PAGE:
So what does Google get out of payday loans?
The news results for payday loans included a recent, legitimate article from Bloomberg BusinessWeek on the practice of lead generation companies auctioning users’ info, but it also includes a spam press release that is hosted on the Seattle Post Intelligencer site that was originally sourced from PR Web, a service that distributes press releases for anyone willing to pay their fee.
The second SERP is even worse. It’s dominated by churn and burn affiliate and lead gen sites or hacked, unrelated sites.
Money. Lots of it. Google earns more than 90% of its revenue from AdWords. According to Fahrenheit Marketing, the loan industry (broadly speaking, which includes mortgages, credit cards, etc.) is the second most expensive keyword vertical on Google with a top CPC of $.
Google’s own Traffic Estimator reveals how profitable the payday loan segment is, driving at least $60,000 in revenue daily from payday loan keywords alone. Click to expand images below.
You get the idea. Based on these examples and using Google’s own conservative Traffic Estimator data, Google could be earning $34 million a year from these keywords. Veteran PPC marketers know that Traffic Estimator isn’t totally accurate. SEMRush shows an average CPC of $ for “payday loans,” $ for “cash advance,” and payday loans in Gahanna $9.11 for “fast cash,” meaning Google’s earnings are likely significantly higher. Can Google live without this revenue? Certainly, but it’s not going to give it up unless it is forced to do so.
Even PPC ads aren’t delivering a good user experience.
Sadly, even expensive PPC ads aren’t delivering a quality experience. As seen in the SERPs captured above, the top ads are lead providers, tribal lenders, and offshore lenders. Lead providers exist solely to collect users’ information and then resell it to the highest bidder. Tribal and offshore entities leverage their affiliations with Native American tribes or offshore locations to circumvent state laws that are designed to protect consumers.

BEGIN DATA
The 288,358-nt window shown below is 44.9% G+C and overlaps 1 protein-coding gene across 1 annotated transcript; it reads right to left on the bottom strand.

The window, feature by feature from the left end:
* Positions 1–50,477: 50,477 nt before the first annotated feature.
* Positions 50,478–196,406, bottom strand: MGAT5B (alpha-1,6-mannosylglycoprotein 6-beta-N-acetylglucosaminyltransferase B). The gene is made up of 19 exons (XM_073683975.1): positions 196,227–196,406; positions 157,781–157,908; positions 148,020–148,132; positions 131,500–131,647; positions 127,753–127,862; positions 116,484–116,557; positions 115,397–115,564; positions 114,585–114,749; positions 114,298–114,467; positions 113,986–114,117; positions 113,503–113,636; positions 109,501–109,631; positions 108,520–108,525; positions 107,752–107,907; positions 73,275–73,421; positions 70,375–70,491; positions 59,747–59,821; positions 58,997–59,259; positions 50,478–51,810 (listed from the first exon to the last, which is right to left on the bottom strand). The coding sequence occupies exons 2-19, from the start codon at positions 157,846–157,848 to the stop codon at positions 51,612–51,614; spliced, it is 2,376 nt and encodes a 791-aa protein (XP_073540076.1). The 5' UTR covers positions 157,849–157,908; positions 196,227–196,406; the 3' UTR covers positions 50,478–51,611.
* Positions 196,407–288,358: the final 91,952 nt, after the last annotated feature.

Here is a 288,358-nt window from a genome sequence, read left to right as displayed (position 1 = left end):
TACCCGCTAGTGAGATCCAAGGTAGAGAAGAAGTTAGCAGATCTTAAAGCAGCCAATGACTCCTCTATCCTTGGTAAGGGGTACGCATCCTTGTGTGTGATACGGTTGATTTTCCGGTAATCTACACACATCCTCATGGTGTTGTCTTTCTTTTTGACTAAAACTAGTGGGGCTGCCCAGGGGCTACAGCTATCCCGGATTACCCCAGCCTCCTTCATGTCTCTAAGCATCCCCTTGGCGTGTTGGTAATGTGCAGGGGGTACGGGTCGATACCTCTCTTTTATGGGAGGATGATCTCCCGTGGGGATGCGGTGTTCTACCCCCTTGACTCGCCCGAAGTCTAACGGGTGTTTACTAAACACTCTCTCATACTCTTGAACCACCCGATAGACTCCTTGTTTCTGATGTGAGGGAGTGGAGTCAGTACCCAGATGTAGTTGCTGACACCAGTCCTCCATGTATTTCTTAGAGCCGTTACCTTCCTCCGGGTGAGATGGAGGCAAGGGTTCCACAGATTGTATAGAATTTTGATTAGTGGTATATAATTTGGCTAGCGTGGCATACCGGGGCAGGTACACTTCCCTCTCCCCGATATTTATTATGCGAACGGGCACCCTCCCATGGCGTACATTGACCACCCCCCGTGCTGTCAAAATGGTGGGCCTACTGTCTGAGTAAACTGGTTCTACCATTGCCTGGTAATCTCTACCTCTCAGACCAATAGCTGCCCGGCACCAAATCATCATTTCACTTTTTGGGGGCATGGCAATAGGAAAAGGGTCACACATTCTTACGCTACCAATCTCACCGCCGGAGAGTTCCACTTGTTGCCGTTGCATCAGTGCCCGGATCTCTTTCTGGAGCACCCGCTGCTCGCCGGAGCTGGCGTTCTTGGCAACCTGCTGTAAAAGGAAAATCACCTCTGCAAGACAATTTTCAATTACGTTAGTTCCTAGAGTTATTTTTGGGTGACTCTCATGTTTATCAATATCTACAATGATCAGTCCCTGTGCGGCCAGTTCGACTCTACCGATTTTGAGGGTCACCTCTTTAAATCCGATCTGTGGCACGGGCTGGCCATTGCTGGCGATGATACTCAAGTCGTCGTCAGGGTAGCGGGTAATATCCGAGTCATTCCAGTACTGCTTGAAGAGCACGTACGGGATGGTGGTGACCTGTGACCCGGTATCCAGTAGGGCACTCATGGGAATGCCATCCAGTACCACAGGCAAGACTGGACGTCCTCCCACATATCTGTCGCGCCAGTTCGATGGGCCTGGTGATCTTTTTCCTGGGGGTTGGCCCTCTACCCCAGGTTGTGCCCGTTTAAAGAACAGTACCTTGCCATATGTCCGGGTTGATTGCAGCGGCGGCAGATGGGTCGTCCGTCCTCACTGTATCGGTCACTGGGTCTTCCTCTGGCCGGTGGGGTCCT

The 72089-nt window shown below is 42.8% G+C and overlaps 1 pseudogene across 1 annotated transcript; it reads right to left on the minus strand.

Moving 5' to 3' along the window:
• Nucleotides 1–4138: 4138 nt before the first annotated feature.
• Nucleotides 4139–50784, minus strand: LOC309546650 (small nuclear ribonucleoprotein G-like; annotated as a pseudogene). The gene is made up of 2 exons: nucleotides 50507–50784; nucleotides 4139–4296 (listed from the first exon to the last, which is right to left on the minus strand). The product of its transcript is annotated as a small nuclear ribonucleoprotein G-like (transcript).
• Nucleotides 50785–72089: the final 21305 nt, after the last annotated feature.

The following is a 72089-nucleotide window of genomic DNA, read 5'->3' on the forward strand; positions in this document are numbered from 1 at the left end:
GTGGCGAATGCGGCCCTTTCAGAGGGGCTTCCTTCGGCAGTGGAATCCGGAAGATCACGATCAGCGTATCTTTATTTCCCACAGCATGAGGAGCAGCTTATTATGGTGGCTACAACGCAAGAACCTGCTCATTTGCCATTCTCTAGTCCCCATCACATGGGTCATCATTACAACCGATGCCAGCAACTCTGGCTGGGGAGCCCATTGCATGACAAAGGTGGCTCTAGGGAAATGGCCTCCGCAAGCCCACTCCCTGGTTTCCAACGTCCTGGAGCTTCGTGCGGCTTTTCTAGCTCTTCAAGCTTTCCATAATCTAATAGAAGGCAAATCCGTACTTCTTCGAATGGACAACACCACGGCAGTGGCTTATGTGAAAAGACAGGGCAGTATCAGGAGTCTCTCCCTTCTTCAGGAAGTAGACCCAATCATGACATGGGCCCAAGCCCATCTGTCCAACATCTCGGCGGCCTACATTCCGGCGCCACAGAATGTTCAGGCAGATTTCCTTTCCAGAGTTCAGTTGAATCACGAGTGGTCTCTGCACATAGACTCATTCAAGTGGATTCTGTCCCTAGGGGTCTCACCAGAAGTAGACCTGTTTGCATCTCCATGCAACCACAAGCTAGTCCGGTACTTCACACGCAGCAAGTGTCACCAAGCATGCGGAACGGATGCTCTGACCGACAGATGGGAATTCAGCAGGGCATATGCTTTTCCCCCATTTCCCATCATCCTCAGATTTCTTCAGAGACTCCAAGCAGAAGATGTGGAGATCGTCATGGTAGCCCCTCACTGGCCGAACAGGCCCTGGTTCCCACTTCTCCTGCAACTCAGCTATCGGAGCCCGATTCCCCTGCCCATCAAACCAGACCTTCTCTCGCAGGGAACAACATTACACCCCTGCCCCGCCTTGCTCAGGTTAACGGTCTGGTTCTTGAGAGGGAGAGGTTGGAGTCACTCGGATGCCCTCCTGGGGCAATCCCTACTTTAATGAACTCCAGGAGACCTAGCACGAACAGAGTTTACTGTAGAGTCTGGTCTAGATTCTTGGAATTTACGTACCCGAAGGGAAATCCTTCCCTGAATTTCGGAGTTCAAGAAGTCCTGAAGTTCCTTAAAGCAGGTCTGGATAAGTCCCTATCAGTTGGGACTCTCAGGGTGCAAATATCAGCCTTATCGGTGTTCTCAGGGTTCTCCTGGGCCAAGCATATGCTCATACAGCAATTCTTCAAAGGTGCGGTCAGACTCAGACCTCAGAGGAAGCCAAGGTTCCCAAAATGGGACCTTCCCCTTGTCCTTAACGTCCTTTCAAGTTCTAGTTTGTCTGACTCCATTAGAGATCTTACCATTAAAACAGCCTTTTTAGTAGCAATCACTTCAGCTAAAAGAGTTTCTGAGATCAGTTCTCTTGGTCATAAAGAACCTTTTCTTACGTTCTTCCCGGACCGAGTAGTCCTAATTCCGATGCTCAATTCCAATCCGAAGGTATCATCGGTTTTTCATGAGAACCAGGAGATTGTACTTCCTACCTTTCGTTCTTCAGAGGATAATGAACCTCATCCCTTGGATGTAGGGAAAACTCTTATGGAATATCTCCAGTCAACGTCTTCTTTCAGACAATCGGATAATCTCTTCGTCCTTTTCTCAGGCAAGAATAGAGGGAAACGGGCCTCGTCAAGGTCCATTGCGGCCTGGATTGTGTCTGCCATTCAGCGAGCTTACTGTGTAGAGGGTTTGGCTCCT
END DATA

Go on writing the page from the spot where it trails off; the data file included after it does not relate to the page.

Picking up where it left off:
Many of the top ads include deceptive claims or outright lies that lead users to believe that new customers can qualify for as much as $1,500 or receive their money in as little as two minutes. Few legitimate companies can afford to compete with lead providers and tribal or offshore lenders, meaning consumers are forced to choose from the deceptive ads that lead to the companies that are out to extract the most profit from them.
Google has tried to address this…sort of…
Despite Google’s strengthened AdWords policies for short-term loan products that require websites to disclose things like APR, legitimate contact information, and a code of practice on responsible lending, many sites still don’t do this, or they legally can’t do this without violating federal regulations.
Where do we go from here?
Google has a vested interest in delivering a quality user experience. If it doesn’t, it eventually will lose market share (and profits) to competitors who can. So how can Google fix this?
On the organic side, Google’s crackdown on link networks is a good start, but it doesn’t stop unscrupulous sites from gaming Google through cloaked redirects and hacked sites. Some things Google could look at to detect these sites include:
- Site Age & Domain Age – Many of the churn and burn affiliate and lead gen sites were recently registered and recently created. Legitimate brands in this space have been around for years.
- WhoIs Info – Shady sites hide behind private domain registrations. Legitimate companies typically do not.
- Unusual 301 Redirect Activity – Are there a large number of external domains 301’d to a site?
- Link Velocity – How quickly are sites gaining links?